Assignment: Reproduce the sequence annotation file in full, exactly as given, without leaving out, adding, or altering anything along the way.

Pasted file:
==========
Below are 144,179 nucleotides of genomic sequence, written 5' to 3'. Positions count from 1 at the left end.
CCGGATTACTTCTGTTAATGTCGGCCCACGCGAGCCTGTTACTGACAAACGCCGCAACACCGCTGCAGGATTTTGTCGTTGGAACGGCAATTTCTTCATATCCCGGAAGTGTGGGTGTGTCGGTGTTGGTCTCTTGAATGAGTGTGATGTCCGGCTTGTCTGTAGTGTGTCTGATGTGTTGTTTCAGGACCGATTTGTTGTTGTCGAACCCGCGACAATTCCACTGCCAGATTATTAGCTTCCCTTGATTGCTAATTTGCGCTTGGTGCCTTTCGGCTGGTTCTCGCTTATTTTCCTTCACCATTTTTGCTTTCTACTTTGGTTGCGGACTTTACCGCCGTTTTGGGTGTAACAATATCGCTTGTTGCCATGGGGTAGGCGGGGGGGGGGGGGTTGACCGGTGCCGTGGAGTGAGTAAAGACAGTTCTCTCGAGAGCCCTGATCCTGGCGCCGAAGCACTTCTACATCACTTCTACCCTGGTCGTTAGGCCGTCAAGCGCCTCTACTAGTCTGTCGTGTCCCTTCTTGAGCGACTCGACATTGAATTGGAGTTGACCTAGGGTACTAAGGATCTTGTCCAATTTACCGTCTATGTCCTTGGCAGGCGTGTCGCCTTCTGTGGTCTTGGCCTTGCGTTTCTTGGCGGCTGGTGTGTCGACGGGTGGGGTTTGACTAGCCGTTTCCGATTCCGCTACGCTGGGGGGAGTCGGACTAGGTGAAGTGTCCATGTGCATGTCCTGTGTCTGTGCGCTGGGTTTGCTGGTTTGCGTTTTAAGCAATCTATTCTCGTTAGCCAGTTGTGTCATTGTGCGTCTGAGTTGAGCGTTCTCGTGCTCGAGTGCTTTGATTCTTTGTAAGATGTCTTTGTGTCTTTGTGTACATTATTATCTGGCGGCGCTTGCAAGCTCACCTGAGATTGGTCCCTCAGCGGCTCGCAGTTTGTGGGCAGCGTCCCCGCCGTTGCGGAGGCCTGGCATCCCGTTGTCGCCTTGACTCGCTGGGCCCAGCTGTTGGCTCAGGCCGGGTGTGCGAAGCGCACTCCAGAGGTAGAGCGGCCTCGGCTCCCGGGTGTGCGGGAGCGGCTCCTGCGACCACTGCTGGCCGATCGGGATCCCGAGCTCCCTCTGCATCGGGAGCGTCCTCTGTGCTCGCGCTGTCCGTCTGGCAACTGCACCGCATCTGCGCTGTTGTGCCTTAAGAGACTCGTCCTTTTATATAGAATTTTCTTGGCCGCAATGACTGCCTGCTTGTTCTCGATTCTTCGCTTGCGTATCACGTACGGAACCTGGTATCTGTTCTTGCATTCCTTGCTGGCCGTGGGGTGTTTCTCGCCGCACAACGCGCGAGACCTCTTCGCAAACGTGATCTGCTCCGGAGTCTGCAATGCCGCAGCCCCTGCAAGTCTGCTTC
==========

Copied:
Below are 144,179 nucleotides of genomic sequence, written 5' to 3'. Positions count from 1 at the left end.
CCGGATTACTTCTGTTAATGTCGGCCCACGCGAGCCTGTTACTGACAAACGCCGCAACACCGCTGCAGGATTTTGTCGTTGGAACGGCAATTTCTTCATATCCCGGAAGTGTGGGTGTGTCGGTGTTGGTCTCTTGAATGAGTGTGATGTCCGGCTTGTCTGTAGTGTGTCTGATGTGTTGTTTCAGGACCGATTTGTTGTTGTCGAACCCGCGACAATTCCACTGCCAGATTATTAGCTTCCCTTGATTGCTAATTTGCGCTTGGTGCCTTTCGGCTGGTTCTCGCTTATTTTCCTTCACCATTTTTGCTTTCTACTTTGGTTGCGGACTTTACCGCCGTTTTGGGTGTAACAATATCGCTTGTTGCCATGGGGTAGGCGGGGGGGGGGGGGTTGACCGGTGCCGTGGAGTGAGTAAAGACAGTTCTCTCGAGAGCCCTGATCCTGGCGCCGAAGCACTTCTACATCACTTCTACCCTGGTCGTTAGGCCGTCAAGCGCCTCTACTAGTCTGTCGTGTCCCTTCTTGAGCGACTCGACATTGAATTGGAGTTGACCTAGGGTACTAAGGATCTTGTCCAATTTACCGTCTATGTCCTTGGCAGGCGTGTCGCCTTCTGTGGTCTTGGCCTTGCGTTTCTTGGCGGCTGGTGTGTCGACGGGTGGGGTTTGACTAGCCGTTTCCGATTCCGCTACGCTGGGGGGAGTCGGACTAGGTGAAGTGTCCATGTGCATGTCCTGTGTCTGTGCGCTGGGTTTGCTGGTTTGCGTTTTAAGCAATCTATTCTCGTTAGCCAGTTGTGTCATTGTGCGTCTGAGTTGAGCGTTCTCGTGCTCGAGTGCTTTGATTCTTTGTAAGATGTCTTTGTGTCTTTGTGTACATTATTATCTGGCGGCGCTTGCAAGCTCACCTGAGATTGGTCCCTCAGCGGCTCGCAGTTTGTGGGCAGCGTCCCCGCCGTTGCGGAGGCCTGGCATCCCGTTGTCGCCTTGACTCGCTGGGCCCAGCTGTTGGCTCAGGCCGGGTGTGCGAAGCGCACTCCAGAGGTAGAGCGGCCTCGGCTCCCGGGTGTGCGGGAGCGGCTCCTGCGACCACTGCTGGCCGATCGGGATCCCGAGCTCCCTCTGCATCGGGAGCGTCCTCTGTGCTCGCGCTGTCCGTCTGGCAACTGCACCGCATCTGCGCTGTTGTGCCTTAAGAGACTCGTCCTTTTATATAGAATTTTCTTGGCCGCAATGACTGCCTGCTTGTTCTCGATTCTTCGCTTGCGTATCACGTACGGAACCTGGTATCTGTTCTTGCATTCCTTGCTGGCCGTGGGGTGTTTCTCGCCGCACAACGCGCGAGACCTCTTCGCAAACGTGATCTGCTCCGGAGTCTGCAATGCCGCAGCCCCTGCAAGTCTGCTTC